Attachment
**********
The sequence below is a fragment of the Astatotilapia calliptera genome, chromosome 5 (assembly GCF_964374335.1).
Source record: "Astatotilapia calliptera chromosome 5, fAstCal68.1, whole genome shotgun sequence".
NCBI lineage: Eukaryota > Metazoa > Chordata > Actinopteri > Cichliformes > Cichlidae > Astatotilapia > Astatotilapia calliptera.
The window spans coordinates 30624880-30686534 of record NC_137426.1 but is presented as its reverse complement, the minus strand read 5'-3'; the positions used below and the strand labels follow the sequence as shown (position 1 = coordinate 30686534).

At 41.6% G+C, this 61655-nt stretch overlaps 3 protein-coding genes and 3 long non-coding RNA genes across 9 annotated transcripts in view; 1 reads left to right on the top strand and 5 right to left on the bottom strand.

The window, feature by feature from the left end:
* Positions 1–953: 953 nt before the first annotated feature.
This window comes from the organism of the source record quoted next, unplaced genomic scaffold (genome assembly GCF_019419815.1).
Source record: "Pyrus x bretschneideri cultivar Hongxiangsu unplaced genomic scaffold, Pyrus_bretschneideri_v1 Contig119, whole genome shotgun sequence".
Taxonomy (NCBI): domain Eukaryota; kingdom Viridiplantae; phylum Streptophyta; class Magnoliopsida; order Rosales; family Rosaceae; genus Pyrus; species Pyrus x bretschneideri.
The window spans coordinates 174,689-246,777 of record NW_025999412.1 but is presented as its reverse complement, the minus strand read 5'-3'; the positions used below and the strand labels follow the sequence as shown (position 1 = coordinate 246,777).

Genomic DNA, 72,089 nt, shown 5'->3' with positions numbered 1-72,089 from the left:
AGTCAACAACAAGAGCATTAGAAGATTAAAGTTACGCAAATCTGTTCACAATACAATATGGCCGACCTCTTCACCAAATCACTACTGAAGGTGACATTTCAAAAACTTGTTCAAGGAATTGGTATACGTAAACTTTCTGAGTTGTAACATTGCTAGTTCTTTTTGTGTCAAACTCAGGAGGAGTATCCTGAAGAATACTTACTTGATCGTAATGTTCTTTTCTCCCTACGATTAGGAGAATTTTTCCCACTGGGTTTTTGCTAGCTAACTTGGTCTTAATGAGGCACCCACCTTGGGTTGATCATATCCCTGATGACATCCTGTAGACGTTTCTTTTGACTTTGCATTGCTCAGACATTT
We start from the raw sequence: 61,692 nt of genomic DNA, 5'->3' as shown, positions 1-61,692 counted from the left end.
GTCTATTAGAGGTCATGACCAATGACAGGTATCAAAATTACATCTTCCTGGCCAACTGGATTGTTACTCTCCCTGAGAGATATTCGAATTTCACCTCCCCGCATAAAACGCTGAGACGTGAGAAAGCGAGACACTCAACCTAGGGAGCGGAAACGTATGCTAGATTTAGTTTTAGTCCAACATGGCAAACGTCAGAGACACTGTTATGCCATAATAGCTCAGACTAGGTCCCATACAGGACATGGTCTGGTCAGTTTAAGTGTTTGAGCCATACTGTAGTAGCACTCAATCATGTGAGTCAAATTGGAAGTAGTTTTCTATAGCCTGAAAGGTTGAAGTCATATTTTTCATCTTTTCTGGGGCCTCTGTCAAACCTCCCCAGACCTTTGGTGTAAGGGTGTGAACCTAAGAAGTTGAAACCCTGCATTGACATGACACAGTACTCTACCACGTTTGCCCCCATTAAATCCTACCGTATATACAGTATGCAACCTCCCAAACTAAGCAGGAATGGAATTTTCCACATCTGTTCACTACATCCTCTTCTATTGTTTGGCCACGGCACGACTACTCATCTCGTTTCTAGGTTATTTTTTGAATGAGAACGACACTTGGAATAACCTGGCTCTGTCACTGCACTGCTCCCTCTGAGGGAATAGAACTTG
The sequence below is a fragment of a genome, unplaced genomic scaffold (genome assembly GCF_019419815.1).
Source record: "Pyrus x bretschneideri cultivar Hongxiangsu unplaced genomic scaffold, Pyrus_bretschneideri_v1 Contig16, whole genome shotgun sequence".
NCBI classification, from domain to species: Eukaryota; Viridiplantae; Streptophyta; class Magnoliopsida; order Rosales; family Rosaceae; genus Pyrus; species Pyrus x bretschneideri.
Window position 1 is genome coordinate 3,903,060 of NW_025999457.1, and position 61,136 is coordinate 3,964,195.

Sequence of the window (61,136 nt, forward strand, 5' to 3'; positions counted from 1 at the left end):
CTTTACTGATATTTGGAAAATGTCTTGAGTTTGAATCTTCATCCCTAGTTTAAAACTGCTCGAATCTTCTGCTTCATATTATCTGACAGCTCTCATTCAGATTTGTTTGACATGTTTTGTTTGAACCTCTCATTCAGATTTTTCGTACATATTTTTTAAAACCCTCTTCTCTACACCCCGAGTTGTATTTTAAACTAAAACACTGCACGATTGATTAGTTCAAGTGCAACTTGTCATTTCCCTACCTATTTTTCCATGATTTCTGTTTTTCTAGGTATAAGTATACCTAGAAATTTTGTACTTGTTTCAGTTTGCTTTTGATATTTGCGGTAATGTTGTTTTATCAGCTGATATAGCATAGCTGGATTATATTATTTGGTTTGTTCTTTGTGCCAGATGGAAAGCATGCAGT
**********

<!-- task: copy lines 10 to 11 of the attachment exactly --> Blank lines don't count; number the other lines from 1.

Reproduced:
Taxonomy (NCBI): domain Eukaryota; kingdom Viridiplantae; phylum Streptophyta; class Magnoliopsida; order Rosales; family Rosaceae; genus Pyrus; species Pyrus x bretschneideri.
The window spans coordinates 174,689-246,777 of record NW_025999412.1 but is presented as its reverse complement, the minus strand read 5'-3'; the positions used below and the strand labels follow the sequence as shown (position 1 = coordinate 246,777).